The system monitors the vehicles in front with the help of camera and radar technology and functions irrespective of whether it is sunshine, mist, fog or darkness. If there is a risk of collision, the driver is alerted via gradually escalating light and acoustic signals. If the system does not detect a response from the driver, the truck automatically starts braking gently. If the driver still does not respond, the emergency brake is deployed until the vehicle comes to a complete standstill. After a further five seconds without any movement of the steering wheel or other reaction, the handbrake is automatically engaged, a safety measure to prevent the truck from rolling if the driver is in shock or is unconscious.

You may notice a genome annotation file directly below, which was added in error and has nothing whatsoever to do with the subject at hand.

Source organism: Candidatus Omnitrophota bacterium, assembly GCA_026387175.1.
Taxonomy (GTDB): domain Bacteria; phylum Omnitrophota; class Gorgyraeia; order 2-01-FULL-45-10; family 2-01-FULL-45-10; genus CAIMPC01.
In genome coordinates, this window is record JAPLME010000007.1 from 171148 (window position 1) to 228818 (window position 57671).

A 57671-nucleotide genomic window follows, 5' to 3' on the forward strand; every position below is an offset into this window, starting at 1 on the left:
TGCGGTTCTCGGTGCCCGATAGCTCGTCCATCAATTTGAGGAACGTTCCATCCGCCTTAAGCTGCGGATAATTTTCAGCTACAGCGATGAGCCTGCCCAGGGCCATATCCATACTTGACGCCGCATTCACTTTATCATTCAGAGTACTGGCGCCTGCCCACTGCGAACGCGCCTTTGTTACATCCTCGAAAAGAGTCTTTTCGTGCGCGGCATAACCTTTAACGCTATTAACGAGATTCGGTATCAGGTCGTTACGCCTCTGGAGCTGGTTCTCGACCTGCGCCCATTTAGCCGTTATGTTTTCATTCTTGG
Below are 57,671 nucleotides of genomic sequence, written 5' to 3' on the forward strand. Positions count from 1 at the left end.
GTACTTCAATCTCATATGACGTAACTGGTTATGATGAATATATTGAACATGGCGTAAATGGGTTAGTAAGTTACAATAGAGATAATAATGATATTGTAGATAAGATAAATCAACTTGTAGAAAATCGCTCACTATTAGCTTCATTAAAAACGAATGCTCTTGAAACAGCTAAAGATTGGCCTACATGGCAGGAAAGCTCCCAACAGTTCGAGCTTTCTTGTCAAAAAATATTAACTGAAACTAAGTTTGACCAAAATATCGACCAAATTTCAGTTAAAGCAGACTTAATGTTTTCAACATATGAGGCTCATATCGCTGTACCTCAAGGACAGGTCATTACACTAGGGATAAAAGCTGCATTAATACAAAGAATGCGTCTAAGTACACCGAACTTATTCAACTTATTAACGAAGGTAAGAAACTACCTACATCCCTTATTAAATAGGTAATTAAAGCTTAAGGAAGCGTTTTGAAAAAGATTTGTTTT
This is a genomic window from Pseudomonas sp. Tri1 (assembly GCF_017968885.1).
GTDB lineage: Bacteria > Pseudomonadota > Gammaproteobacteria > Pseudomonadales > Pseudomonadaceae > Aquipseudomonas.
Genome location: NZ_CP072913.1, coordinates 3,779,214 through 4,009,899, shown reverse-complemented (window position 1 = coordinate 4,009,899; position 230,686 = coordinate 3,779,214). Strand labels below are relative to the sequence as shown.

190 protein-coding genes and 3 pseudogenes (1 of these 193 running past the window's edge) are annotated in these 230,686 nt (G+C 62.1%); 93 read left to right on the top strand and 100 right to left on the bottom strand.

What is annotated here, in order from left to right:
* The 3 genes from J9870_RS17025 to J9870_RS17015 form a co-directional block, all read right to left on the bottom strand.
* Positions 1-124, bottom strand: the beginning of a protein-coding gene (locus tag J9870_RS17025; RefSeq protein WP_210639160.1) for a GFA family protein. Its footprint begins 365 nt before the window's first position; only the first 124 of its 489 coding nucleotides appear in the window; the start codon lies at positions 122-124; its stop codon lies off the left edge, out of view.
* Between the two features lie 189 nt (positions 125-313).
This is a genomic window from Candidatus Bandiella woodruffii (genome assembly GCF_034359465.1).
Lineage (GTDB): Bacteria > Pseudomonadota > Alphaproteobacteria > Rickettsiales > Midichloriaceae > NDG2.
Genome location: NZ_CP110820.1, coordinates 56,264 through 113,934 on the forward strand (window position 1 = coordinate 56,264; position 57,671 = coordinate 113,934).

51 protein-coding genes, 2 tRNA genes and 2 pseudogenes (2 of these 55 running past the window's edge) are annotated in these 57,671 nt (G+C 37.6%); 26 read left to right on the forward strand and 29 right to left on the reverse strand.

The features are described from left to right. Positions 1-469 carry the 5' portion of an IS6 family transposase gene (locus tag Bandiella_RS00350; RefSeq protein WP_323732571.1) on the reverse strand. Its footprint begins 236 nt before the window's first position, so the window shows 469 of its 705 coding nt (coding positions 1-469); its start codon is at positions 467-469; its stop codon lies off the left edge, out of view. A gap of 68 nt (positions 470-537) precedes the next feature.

When the emergency brake is deployed, the brake lights start flashing to warn vehicles to the rear, and when the truck’s speed drops to 5 km/h the flashing emergency warning lights are also activated. Volvo’s system also functions on curvy roads and can differentiate between roadside guard rails and genuine obstacles such as vehicles including motorbikes. In order to gain the full benefit of the system, it is essential to ensure that all functions, such as the ABS brakes, are activated on both truck and trailer.


Considering the short period that has passed since the introduction of emergency brake legislation, it will take some time before its positive effects are reflected in accident statistics. However, Volvo Trucks is convinced of the benefits of the emergency braking system and other active safety devices.


“Our active safety systems are part of a holistic solution that clearly helps reduce risks in traffic, but it is important to bear in mind that technology alone cannot do the job. A safe traffic environment requires active interaction between all road users. An experienced, attentive driver who handles his or her vehicle responsibly is still the best form of accident prevention,” says Almqvist.